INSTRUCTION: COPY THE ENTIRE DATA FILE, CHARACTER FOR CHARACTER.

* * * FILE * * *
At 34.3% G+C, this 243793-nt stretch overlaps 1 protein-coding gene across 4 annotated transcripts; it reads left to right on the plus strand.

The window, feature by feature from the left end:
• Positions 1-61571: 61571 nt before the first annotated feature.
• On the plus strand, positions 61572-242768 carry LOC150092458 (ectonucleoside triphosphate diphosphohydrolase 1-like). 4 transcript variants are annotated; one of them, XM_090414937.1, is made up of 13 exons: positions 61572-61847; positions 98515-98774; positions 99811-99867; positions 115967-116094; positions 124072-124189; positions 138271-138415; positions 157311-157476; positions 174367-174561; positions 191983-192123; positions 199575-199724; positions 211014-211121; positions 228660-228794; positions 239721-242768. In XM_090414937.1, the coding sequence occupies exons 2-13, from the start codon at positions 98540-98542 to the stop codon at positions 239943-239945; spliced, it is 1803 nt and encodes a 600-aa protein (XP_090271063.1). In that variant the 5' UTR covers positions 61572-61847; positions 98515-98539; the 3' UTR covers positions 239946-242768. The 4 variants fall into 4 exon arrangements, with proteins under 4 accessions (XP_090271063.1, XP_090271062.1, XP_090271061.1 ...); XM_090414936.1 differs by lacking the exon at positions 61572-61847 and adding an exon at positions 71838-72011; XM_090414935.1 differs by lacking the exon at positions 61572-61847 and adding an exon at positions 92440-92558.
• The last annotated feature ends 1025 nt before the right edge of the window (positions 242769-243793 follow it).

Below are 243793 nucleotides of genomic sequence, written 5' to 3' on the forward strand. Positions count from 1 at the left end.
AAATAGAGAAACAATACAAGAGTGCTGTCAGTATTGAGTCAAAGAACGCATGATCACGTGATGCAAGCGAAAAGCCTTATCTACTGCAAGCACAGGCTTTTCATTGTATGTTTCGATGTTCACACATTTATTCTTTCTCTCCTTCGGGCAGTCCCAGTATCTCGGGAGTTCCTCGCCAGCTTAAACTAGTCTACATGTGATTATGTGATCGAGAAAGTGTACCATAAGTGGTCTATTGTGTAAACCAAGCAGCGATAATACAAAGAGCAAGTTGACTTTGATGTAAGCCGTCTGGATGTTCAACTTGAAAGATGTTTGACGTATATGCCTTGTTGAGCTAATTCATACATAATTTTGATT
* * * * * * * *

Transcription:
At 34.3% G+C, this 243793-nt stretch overlaps 1 protein-coding gene across 4 annotated transcripts; it reads left to right on the plus strand.

The window, feature by feature from the left end:
• Positions 1-61571: 61571 nt before the first annotated feature.
• On the plus strand, positions 61572-242768 carry LOC150092458 (ectonucleoside triphosphate diphosphohydrolase 1-like). 4 transcript variants are annotated; one of them, XM_090414937.1, is made up of 13 exons: positions 61572-61847; positions 98515-98774; positions 99811-99867; positions 115967-116094; positions 124072-124189; positions 138271-138415; positions 157311-157476; positions 174367-174561; positions 191983-192123; positions 199575-199724; positions 211014-211121; positions 228660-228794; positions 239721-242768. In XM_090414937.1, the coding sequence occupies exons 2-13, from the start codon at positions 98540-98542 to the stop codon at positions 239943-239945; spliced, it is 1803 nt and encodes a 600-aa protein (XP_090271063.1). In that variant the 5' UTR covers positions 61572-61847; positions 98515-98539; the 3' UTR covers positions 239946-242768. The 4 variants fall into 4 exon arrangements, with proteins under 4 accessions (XP_090271063.1, XP_090271062.1, XP_090271061.1 ...); XM_090414936.1 differs by lacking the exon at positions 61572-61847 and adding an exon at positions 71838-72011; XM_090414935.1 differs by lacking the exon at positions 61572-61847 and adding an exon at positions 92440-92558.
• The last annotated feature ends 1025 nt before the right edge of the window (positions 242769-243793 follow it).

Below are 243793 nucleotides of genomic sequence, written 5' to 3' on the forward strand. Positions count from 1 at the left end.
AAATAGAGAAACAATACAAGAGTGCTGTCAGTATTGAGTCAAAGAACGCATGATCACGTGATGCAAGCGAAAAGCCTTATCTACTGCAAGCACAGGCTTTTCATTGTATGTTTCGATGTTCACACATTTATTCTTTCTCTCCTTCGGGCAGTCCCAGTATCTCGGGAGTTCCTCGCCAGCTTAAACTAGTCTACATGTGATTATGTGATCGAGAAAGTGTACCATAAGTGGTCTATTGTGTAAACCAAGCAGCGATAATACAAAGAGCAAGTTGACTTTGATGTAAGCCGTCTGGATGTTCAACTTGAAAGATGTTTGACGTATATGCCTTGTTGAGCTAATTCATACATAATTTTGATT